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Conclusions of ITU World Radiocommunication Conference

The latest World Radiocommunication conference, organized by the international Telecommunication Union, was held in Geneva, Switzerland, from 23 October to 17 December 1995.

This conference is the internationally recognized forum for world agreement on the use of radio freque...
The latest World Radiocommunication conference, organized by the international Telecommunication Union, was held in Geneva, Switzerland, from 23 October to 17 December 1995.

This conference is the internationally recognized forum for world agreement on the use of radio frequencies and satellite orbits. It is held every two years with the purpose of debating and reaching agreement on changes in the use of the radio frequency spectrum, and to set the stage for new technological developments.

The spectrum is already heavily subscribed, so when assigning spectrum to a new service, only three options are available:

- Reallocation of existing spectrum from another service;
- Increasing the amount of usable spectrum by improving the efficiency of technology;
- Sharing spectrum on an agreed basis with existing services.

In this context, a number of developments in the communications field will necessarily lead to important modifications in the distribution of spectrum.

The new generation of Personal Communications Services (PS) plan to make use of constellations of "big LEO" (Low Earth Orbit) and "little LEO" satellites to offer mobile voice and data services seamlessly on a global basis. These new services have the potential to connect people anywhere on the planet, regardless of their location or the standard of the local telecommunications infrastructure. As a consequence they should have much to offer, but the requirement for new spectrum in which to operate these services will inevitably affect some existing services.

The conference also considered, with great interest, the Teledesic Corporation's (Microsoft, McCaw Cellular and AT&T) application for spectrum allocation in order to operate a Fixed Satellite Service non-Geostationary Orbit (FSS non-GSO) system of 840 satellites, promising seamless global broadband data communications at a low cost.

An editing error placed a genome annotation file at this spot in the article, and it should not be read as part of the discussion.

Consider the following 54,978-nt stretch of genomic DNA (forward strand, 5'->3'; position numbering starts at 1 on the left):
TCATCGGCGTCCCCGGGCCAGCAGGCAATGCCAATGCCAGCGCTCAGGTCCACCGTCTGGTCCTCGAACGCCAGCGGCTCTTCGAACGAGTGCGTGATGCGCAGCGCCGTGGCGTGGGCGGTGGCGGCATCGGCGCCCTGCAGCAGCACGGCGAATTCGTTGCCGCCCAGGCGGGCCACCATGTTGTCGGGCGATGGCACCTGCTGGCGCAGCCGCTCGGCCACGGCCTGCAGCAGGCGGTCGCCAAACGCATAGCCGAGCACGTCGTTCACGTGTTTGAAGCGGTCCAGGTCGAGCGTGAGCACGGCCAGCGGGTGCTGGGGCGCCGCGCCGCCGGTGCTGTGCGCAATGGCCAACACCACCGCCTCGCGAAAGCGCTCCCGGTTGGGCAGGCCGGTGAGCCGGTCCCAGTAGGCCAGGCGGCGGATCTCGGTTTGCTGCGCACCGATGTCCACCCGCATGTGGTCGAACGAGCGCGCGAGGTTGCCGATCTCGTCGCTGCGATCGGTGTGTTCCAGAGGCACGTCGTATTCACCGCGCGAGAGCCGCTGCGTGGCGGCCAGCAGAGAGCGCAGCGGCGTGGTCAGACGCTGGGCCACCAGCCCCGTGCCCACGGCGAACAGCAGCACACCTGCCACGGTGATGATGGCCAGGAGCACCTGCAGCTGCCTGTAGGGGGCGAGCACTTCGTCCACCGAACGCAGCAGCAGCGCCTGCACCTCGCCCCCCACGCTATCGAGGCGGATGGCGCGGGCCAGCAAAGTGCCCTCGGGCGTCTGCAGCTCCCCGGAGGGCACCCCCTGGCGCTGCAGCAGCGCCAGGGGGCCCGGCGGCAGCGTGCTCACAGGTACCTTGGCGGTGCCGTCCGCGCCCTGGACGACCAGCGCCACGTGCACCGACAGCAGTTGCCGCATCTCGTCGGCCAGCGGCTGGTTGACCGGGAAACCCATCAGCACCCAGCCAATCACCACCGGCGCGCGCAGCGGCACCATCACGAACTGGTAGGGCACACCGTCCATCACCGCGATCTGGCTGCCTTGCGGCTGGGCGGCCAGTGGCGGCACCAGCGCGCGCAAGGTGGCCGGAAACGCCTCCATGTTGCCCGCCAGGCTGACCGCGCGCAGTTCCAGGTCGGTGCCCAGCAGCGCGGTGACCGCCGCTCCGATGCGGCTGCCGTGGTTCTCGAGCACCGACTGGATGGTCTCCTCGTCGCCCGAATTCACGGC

The most important decisions taken at this year's conference were:

- The allocation of additional spectrum to the Mobile Satellite Service (MSS) for "little LEO" systems (operating below 1GHz). These systems will be used to provide "mobile data" type services;

- The change in the date for the entry into operation of those new "big LEO" systems using the 2 GHz band. This date has been brought forward to 1 January 2000;

- The simplification of the Radio Regulations. There was strong debate on two articles in particular, S8 and S9, relating to the international status of frequency assignments recorded in the Master International Frequency Register, and to the procedure for coordinating with or obtaining agreement from other administrations. This matter will be reviewed again in two year's time;

- With respect to the debate over the approval of the Teledesic FSS non-GSO systems, it was agreed to allocate the system 400MHz of spectrum in the 19GHz and 29GHz bands;

- It was also agreed to allocate 400MHz of spectrum to MSS feeder links, which provide uplinks to satellite services. To provide these links, spectrum had to be shared with Fixed Satellite Services. A compromise was arrived at putting non-GSO use on an equal footing with GSO use, thus allowing for sharing of the spectrum.

A draft agenda was prepared for the next WRC conference which will be held in Geneva in 1997. The most controversial agenda items are expected to centre around the planning of Broadcast Satellite Systems, and the scope on international broadcasting rights.
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